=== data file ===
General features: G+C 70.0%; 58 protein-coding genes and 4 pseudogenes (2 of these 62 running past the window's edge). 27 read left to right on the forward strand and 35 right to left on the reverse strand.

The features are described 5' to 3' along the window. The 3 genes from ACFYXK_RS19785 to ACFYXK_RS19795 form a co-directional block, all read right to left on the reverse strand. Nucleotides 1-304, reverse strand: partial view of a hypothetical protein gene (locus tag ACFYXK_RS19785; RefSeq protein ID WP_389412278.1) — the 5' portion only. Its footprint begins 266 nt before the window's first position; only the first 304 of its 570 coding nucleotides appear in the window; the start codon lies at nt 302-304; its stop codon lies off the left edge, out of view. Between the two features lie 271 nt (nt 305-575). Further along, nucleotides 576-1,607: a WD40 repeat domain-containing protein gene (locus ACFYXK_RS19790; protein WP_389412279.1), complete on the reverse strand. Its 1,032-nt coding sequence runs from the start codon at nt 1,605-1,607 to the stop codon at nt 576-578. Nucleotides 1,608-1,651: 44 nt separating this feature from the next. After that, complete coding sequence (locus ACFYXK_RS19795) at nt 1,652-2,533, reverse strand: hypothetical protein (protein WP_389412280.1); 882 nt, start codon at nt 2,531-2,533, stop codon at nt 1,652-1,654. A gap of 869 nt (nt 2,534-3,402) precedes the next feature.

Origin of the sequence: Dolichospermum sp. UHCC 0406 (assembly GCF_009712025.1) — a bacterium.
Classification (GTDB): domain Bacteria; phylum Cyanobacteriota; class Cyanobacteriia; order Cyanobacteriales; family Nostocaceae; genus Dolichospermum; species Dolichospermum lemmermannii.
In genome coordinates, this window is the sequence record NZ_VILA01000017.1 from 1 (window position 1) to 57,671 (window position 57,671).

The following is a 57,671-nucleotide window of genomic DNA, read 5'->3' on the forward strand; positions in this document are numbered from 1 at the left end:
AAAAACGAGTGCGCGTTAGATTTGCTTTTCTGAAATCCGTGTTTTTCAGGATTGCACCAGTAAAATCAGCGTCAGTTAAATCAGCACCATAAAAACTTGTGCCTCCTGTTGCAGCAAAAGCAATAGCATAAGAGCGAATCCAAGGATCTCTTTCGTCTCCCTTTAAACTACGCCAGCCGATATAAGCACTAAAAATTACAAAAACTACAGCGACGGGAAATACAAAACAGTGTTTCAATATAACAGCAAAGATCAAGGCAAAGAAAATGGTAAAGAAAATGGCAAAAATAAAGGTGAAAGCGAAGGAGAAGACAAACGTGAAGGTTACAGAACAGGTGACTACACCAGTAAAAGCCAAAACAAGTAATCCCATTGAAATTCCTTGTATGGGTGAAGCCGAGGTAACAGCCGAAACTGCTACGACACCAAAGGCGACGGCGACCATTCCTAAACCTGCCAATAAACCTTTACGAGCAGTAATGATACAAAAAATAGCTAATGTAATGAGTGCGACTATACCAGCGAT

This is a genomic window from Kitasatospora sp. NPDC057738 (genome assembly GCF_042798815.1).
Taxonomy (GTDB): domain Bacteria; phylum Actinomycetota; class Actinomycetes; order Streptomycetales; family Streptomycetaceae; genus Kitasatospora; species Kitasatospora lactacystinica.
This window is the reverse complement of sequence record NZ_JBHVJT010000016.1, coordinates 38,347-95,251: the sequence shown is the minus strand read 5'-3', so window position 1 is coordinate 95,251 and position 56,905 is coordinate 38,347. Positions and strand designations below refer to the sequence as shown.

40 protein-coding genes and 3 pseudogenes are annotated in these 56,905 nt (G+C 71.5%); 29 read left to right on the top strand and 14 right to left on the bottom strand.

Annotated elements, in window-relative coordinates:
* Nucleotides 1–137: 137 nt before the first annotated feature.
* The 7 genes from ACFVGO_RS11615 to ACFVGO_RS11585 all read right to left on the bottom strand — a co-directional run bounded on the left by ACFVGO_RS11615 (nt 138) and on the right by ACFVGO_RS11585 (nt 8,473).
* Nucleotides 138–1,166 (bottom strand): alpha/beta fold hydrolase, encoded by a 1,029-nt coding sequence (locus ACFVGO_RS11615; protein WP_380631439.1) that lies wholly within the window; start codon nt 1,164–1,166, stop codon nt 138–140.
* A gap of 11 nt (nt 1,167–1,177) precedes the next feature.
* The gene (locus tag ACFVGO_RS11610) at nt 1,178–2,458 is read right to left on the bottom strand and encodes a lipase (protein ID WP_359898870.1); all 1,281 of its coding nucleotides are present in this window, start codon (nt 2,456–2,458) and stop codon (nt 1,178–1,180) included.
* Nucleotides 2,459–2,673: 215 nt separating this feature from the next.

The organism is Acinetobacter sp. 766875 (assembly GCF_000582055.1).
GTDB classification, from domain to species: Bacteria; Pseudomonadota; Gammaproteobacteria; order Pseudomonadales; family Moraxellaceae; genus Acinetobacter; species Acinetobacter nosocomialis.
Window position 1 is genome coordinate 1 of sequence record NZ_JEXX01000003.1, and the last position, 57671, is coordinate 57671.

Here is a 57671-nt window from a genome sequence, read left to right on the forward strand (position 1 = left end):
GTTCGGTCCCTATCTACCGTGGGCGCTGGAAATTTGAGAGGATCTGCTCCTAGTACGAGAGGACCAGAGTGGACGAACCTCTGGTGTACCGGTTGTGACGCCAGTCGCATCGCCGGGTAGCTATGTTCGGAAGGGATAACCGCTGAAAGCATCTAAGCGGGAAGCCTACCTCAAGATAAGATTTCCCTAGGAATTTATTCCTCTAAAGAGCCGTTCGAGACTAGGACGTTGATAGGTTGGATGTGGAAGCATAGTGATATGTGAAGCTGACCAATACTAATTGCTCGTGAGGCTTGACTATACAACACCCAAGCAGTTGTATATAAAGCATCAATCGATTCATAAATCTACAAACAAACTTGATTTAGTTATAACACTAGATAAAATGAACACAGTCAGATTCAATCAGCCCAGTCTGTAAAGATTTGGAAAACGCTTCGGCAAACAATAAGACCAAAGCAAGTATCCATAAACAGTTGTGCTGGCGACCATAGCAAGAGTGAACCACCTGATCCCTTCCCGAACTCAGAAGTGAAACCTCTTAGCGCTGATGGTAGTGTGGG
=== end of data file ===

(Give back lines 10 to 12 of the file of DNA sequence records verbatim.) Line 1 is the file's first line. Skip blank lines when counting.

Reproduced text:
This window is the reverse complement of sequence record NZ_JBHVJT010000016.1, coordinates 38,347-95,251: the sequence shown is the minus strand read 5'-3', so window position 1 is coordinate 95,251 and position 56,905 is coordinate 38,347. Positions and strand designations below refer to the sequence as shown.

40 protein-coding genes and 3 pseudogenes are annotated in these 56,905 nt (G+C 71.5%); 29 read left to right on the top strand and 14 right to left on the bottom strand.

Annotated elements, in window-relative coordinates: